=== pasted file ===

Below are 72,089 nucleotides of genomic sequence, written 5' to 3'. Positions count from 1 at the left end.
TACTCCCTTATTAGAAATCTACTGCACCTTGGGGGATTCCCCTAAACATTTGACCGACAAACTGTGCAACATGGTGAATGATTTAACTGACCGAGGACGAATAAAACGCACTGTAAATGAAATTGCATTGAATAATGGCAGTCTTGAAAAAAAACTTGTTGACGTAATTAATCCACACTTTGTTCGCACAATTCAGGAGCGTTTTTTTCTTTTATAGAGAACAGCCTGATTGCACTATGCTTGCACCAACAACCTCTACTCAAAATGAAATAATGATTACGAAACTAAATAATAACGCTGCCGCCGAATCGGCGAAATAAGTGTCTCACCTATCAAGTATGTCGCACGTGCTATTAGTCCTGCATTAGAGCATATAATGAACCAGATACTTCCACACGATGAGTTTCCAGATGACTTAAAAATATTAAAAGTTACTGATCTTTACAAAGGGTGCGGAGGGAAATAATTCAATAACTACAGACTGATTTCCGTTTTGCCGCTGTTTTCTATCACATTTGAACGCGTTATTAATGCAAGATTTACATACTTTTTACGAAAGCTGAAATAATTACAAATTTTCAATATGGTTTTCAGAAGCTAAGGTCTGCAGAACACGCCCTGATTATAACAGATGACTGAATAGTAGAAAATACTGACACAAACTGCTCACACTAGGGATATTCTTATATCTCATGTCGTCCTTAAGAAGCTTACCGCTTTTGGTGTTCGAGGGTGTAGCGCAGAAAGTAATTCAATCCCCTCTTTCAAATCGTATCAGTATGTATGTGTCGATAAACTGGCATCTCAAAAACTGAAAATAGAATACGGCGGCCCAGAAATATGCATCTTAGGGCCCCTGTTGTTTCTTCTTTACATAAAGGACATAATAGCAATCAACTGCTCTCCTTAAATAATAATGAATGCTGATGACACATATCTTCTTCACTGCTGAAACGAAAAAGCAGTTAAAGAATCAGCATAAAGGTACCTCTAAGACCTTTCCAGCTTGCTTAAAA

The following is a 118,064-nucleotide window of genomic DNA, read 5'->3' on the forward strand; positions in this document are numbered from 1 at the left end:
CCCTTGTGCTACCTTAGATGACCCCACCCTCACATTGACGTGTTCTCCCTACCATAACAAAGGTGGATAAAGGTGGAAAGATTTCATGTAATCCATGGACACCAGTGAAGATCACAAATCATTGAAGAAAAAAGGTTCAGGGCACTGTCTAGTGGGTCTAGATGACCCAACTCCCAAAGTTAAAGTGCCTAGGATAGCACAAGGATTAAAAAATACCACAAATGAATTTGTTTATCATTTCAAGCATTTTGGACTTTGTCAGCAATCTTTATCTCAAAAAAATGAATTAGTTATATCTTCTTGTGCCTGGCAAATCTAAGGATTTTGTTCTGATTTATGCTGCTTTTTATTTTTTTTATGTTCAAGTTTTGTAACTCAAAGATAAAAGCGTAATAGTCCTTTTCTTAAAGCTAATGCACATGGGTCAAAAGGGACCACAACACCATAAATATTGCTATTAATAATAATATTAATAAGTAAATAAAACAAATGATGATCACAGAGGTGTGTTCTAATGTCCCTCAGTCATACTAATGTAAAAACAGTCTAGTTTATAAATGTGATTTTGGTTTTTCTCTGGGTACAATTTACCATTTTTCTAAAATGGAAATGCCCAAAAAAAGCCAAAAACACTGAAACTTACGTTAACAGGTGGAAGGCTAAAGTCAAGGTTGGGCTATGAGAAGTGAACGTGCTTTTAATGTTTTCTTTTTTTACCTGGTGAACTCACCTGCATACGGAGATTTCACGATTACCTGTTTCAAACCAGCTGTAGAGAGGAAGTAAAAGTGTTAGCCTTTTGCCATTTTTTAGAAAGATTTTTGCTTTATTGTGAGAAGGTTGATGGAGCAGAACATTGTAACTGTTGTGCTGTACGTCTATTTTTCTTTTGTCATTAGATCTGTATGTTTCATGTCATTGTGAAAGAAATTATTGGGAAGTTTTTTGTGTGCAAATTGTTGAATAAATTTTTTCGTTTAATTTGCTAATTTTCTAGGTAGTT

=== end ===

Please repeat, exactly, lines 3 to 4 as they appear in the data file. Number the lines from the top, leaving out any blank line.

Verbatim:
The following is a 118,064-nucleotide window of genomic DNA, read 5'->3' on the forward strand; positions in this document are numbered from 1 at the left end:
CCCTTGTGCTACCTTAGATGACCCCACCCTCACATTGACGTGTTCTCCCTACCATAACAAAGGTGGATAAAGGTGGAAAGATTTCATGTAATCCATGGACACCAGTGAAGATCACAAATCATTGAAGAAAAAAGGTTCAGGGCACTGTCTAGTGGGTCTAGATGACCCAACTCCCAAAGTTAAAGTGCCTAGGATAGCACAAGGATTAAAAAATACCACAAATGAATTTGTTTATCATTTCAAGCATTTTGGACTTTGTCAGCAATCTTTATCTCAAAAAAATGAATTAGTTATATCTTCTTGTGCCTGGCAAATCTAAGGATTTTGTTCTGATTTATGCTGCTTTTTATTTTTTTTATGTTCAAGTTTTGTAACTCAAAGATAAAAGCGTAATAGTCCTTTTCTTAAAGCTAATGCACATGGGTCAAAAGGGACCACAACACCATAAATATTGCTATTAATAATAATATTAATAAGTAAATAAAACAAATGATGATCACAGAGGTGTGTTCTAATGTCCCTCAGTCATACTAATGTAAAAACAGTCTAGTTTATAAATGTGATTTTGGTTTTTCTCTGGGTACAATTTACCATTTTTCTAAAATGGAAATGCCCAAAAAAAGCCAAAAACACTGAAACTTACGTTAACAGGTGGAAGGCTAAAGTCAAGGTTGGGCTATGAGAAGTGAACGTGCTTTTAATGTTTTCTTTTTTTACCTGGTGAACTCACCTGCATACGGAGATTTCACGATTACCTGTTTCAAACCAGCTGTAGAGAGGAAGTAAAAGTGTTAGCCTTTTGCCATTTTTTAGAAAGATTTTTGCTTTATTGTGAGAAGGTTGATGGAGCAGAACATTGTAACTGTTGTGCTGTACGTCTATTTTTCTTTTGTCATTAGATCTGTATGTTTCATGTCATTGTGAAAGAAATTATTGGGAAGTTTTTTGTGTGCAAATTGTTGAATAAATTTTTTCGTTTAATTTGCTAATTTTCTAGGTAGTT